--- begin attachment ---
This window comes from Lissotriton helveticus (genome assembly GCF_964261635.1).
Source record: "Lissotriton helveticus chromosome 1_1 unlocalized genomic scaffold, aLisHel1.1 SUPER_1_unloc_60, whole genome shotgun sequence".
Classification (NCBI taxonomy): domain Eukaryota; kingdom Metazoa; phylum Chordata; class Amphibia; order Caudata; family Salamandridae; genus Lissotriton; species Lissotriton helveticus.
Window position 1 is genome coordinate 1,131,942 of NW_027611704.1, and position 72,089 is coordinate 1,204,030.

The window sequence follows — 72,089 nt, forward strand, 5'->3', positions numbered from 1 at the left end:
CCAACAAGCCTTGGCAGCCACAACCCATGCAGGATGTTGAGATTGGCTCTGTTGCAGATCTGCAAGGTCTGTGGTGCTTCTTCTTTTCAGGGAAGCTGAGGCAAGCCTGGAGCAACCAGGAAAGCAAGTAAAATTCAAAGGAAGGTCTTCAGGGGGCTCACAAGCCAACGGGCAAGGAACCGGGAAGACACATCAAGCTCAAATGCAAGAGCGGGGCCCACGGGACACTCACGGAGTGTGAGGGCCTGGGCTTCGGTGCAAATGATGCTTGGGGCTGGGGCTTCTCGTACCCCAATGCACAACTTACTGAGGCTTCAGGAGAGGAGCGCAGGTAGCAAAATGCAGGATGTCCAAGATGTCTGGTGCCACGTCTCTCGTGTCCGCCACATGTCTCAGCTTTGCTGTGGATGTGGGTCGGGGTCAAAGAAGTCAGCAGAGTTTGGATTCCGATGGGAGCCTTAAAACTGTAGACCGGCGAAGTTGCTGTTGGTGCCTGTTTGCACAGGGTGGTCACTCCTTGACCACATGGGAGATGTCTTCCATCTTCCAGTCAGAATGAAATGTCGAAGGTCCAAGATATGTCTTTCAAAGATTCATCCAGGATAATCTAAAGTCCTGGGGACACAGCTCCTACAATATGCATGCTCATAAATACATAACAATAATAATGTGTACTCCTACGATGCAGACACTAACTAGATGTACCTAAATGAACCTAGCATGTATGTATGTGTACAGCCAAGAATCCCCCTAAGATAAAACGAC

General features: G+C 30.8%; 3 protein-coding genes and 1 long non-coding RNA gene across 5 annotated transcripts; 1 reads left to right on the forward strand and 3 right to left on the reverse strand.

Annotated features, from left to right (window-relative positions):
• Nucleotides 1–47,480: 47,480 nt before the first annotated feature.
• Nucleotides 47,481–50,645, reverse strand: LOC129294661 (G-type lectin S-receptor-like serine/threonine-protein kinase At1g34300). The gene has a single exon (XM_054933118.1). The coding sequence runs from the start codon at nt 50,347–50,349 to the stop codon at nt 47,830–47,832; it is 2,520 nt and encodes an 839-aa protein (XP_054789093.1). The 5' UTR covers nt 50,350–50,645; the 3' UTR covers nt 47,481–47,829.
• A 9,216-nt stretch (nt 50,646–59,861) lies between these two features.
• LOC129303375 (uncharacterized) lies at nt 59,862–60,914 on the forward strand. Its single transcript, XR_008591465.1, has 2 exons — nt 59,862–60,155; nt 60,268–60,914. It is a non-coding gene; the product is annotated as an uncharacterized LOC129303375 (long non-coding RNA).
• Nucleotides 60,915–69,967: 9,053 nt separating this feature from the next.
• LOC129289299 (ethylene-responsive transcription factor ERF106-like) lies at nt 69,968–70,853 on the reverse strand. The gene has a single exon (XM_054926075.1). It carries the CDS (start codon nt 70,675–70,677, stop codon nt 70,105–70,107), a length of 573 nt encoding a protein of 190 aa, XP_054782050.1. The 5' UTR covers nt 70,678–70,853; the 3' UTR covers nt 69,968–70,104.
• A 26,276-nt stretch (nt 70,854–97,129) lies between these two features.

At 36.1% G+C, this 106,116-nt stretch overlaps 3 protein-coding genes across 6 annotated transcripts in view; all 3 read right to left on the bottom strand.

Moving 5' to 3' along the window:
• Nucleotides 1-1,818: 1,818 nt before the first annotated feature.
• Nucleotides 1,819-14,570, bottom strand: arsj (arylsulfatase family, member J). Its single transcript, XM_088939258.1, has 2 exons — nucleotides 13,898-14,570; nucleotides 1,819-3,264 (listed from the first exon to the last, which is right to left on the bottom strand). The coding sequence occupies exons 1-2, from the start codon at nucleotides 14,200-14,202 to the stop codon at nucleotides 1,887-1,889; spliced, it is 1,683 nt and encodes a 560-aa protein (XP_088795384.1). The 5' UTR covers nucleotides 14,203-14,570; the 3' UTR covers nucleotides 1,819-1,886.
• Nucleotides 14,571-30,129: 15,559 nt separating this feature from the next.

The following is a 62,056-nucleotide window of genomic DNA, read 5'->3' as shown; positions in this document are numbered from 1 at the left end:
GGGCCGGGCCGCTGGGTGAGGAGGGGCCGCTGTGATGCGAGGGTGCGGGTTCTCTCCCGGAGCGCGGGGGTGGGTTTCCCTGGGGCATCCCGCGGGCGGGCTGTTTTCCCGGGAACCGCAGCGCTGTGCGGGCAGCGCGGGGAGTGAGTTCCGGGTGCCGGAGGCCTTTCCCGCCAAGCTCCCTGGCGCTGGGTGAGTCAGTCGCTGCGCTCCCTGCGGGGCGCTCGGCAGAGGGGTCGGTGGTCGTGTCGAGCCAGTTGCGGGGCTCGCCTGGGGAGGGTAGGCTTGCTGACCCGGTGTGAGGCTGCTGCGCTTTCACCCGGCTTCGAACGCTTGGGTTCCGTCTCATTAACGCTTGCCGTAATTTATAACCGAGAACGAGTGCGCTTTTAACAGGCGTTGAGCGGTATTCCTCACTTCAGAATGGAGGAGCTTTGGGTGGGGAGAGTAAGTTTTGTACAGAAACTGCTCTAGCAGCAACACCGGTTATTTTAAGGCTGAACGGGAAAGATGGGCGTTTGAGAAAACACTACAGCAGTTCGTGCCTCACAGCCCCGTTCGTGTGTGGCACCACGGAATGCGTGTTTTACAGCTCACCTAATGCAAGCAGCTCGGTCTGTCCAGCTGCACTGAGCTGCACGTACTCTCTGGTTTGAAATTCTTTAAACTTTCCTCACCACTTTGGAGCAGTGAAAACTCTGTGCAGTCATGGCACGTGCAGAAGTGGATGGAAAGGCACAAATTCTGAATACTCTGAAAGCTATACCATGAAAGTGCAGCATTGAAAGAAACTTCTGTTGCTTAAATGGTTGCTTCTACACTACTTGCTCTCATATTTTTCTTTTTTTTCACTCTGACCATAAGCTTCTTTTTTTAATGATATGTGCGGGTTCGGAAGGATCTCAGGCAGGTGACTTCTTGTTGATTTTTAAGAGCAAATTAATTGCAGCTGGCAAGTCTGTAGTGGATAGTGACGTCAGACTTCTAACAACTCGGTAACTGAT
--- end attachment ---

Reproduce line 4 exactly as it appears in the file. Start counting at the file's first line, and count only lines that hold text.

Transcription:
Window position 1 is genome coordinate 1,131,942 of NW_027611704.1, and position 72,089 is coordinate 1,204,030.